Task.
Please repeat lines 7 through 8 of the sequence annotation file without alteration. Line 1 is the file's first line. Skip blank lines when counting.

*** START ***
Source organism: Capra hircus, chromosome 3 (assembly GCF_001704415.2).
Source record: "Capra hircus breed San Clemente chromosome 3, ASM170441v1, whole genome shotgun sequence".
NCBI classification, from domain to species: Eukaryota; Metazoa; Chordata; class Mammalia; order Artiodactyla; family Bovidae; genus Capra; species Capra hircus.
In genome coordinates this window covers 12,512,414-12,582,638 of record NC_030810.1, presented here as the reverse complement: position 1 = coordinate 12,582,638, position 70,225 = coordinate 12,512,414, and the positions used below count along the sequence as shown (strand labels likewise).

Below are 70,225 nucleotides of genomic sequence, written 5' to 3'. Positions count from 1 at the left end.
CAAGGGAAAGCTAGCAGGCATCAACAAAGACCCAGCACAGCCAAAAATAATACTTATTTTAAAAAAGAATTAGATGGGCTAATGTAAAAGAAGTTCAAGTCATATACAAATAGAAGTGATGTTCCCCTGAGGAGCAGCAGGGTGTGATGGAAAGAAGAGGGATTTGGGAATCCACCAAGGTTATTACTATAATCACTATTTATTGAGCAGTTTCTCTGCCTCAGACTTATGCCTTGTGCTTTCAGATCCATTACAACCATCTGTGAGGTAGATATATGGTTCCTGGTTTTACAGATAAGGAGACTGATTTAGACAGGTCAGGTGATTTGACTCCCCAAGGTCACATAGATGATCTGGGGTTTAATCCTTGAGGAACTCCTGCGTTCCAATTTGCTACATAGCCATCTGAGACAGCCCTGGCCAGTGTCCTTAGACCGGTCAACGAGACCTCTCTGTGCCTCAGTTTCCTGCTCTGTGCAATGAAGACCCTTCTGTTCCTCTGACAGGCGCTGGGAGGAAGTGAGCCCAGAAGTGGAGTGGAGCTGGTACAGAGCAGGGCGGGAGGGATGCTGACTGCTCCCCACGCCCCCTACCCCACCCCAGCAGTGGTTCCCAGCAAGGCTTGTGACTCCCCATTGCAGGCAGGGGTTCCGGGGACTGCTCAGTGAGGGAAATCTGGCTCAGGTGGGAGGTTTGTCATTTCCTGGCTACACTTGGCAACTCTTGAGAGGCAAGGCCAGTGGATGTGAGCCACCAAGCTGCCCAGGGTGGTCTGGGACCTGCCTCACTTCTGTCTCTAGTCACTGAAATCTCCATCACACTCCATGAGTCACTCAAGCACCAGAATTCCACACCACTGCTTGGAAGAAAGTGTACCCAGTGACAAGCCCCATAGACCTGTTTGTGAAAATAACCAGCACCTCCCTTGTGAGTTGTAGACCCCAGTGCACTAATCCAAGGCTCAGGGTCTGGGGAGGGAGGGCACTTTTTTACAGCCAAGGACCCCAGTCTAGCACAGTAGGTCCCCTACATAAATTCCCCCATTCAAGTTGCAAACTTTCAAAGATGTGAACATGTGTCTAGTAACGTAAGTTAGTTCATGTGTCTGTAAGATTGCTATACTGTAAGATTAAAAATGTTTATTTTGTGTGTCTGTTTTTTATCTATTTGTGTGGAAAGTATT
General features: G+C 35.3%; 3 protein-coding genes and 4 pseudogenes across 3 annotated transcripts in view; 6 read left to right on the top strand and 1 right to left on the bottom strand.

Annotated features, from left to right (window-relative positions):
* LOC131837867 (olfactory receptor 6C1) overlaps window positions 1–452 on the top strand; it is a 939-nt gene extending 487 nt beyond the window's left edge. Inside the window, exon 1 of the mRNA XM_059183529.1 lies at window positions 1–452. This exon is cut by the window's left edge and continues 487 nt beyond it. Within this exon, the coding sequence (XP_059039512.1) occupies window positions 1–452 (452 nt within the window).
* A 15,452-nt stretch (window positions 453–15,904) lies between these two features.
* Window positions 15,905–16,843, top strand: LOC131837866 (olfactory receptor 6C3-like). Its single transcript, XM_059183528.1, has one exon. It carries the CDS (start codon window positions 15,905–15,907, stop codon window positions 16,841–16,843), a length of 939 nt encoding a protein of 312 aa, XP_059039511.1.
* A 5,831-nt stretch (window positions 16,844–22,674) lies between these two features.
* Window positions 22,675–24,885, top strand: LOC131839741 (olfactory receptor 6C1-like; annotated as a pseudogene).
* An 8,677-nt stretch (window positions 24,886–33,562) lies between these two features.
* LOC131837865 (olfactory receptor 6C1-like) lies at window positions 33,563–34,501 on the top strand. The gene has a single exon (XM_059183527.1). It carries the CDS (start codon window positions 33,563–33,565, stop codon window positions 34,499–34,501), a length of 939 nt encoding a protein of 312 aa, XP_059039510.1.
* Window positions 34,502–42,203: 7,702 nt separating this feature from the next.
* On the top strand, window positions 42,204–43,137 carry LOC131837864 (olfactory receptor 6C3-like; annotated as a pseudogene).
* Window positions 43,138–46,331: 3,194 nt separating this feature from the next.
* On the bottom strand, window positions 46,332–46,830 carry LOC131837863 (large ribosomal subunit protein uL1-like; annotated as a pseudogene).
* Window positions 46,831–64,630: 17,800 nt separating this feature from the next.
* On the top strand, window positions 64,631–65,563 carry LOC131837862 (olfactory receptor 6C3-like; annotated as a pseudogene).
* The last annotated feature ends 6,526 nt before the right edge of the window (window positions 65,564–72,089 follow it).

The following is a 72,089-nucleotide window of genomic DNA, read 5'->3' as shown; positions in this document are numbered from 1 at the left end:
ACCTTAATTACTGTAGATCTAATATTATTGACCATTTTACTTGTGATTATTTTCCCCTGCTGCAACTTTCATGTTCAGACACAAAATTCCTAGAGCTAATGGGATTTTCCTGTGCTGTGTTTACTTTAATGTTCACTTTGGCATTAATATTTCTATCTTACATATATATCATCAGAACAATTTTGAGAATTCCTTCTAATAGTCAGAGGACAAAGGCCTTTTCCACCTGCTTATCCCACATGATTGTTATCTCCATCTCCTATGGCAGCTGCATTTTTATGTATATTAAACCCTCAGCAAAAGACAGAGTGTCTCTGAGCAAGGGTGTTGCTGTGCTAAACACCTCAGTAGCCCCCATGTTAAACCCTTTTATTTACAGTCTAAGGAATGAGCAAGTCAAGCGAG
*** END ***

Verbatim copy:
General features: G+C 35.3%; 3 protein-coding genes and 4 pseudogenes across 3 annotated transcripts in view; 6 read left to right on the top strand and 1 right to left on the bottom strand.

Annotated features, from left to right (window-relative positions):